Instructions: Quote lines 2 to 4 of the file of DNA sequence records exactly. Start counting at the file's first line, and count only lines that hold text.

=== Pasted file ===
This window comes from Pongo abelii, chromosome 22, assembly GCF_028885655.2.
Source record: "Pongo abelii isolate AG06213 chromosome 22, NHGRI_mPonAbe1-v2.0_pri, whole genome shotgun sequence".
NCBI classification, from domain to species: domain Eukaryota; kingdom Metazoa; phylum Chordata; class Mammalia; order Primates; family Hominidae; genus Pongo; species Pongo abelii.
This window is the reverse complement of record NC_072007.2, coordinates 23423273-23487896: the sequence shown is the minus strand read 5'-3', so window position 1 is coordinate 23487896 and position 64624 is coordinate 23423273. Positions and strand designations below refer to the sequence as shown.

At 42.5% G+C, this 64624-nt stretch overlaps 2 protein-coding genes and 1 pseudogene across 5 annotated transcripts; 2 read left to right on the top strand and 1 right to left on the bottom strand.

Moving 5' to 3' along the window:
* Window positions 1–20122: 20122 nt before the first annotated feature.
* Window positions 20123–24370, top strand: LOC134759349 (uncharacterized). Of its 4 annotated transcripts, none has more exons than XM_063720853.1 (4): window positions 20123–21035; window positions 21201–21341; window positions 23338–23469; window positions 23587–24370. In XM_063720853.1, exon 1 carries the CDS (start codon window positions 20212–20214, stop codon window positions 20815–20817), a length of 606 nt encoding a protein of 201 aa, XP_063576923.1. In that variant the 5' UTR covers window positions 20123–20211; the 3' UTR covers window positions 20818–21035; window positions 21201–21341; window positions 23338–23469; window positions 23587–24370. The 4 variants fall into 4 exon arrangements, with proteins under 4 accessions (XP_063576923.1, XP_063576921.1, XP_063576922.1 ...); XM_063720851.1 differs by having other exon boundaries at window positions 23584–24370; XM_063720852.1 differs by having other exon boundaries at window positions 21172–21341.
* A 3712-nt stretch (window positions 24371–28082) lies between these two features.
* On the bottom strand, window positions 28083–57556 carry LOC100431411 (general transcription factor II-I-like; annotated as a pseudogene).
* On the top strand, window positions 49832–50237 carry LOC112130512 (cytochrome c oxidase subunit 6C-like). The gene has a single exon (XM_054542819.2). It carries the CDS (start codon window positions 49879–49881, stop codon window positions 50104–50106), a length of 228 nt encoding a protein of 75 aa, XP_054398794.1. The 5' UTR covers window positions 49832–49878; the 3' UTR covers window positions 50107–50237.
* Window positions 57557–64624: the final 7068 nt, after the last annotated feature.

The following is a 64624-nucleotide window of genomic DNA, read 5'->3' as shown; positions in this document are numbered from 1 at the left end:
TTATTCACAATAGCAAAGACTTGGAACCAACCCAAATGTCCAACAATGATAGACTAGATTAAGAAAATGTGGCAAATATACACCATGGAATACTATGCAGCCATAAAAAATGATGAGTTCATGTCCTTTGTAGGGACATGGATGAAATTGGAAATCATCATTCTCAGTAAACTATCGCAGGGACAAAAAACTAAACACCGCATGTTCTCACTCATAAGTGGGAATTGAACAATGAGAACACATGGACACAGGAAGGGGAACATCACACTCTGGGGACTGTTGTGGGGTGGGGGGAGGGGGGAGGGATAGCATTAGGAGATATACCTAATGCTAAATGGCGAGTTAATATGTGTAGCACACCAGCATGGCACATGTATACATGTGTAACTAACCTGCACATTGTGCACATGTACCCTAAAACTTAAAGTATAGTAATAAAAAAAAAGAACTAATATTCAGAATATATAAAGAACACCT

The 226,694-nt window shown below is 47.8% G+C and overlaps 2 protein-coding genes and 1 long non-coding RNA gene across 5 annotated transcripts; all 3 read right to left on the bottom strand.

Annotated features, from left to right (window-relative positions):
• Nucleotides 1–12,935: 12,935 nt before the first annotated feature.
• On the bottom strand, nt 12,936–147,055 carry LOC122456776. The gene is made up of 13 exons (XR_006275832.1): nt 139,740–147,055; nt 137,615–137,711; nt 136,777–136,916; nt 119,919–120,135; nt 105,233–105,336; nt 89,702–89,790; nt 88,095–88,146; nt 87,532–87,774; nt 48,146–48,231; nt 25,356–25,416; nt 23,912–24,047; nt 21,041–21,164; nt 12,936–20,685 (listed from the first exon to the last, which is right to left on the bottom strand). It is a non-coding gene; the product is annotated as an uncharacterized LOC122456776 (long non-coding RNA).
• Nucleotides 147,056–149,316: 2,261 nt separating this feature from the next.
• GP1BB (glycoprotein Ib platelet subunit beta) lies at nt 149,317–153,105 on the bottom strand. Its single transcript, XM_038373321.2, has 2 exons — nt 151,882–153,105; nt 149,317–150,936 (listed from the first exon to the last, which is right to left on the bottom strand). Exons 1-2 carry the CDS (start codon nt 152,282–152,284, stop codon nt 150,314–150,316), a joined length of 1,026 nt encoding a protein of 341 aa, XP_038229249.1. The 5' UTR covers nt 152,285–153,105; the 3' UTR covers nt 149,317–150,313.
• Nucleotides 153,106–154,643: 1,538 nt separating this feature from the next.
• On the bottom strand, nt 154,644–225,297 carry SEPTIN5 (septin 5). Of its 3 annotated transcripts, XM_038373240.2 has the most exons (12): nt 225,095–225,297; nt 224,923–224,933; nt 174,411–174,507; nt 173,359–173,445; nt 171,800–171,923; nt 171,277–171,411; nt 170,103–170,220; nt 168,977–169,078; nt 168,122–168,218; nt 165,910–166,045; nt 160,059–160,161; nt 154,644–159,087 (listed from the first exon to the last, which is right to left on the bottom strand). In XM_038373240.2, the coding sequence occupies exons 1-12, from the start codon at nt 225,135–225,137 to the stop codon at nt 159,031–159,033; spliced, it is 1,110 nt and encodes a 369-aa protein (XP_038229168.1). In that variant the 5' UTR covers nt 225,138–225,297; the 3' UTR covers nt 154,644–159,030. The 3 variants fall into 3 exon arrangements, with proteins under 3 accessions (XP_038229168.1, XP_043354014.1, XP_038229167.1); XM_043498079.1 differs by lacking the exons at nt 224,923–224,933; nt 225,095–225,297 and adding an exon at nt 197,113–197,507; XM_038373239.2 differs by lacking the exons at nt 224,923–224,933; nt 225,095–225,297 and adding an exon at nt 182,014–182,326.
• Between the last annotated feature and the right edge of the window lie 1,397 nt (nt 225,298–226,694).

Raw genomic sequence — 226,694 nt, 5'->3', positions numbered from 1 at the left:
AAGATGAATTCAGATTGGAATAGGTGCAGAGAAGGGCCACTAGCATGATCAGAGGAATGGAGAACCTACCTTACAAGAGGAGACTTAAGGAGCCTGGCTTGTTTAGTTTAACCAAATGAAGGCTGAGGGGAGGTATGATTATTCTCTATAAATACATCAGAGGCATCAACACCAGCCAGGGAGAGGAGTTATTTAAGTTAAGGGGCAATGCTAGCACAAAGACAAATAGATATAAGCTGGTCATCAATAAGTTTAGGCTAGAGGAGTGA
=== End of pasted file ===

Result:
Source record: "Pongo abelii isolate AG06213 chromosome 22, NHGRI_mPonAbe1-v2.0_pri, whole genome shotgun sequence".
NCBI classification, from domain to species: domain Eukaryota; kingdom Metazoa; phylum Chordata; class Mammalia; order Primates; family Hominidae; genus Pongo; species Pongo abelii.
This window is the reverse complement of record NC_072007.2, coordinates 23423273-23487896: the sequence shown is the minus strand read 5'-3', so window position 1 is coordinate 23487896 and position 64624 is coordinate 23423273. Positions and strand designations below refer to the sequence as shown.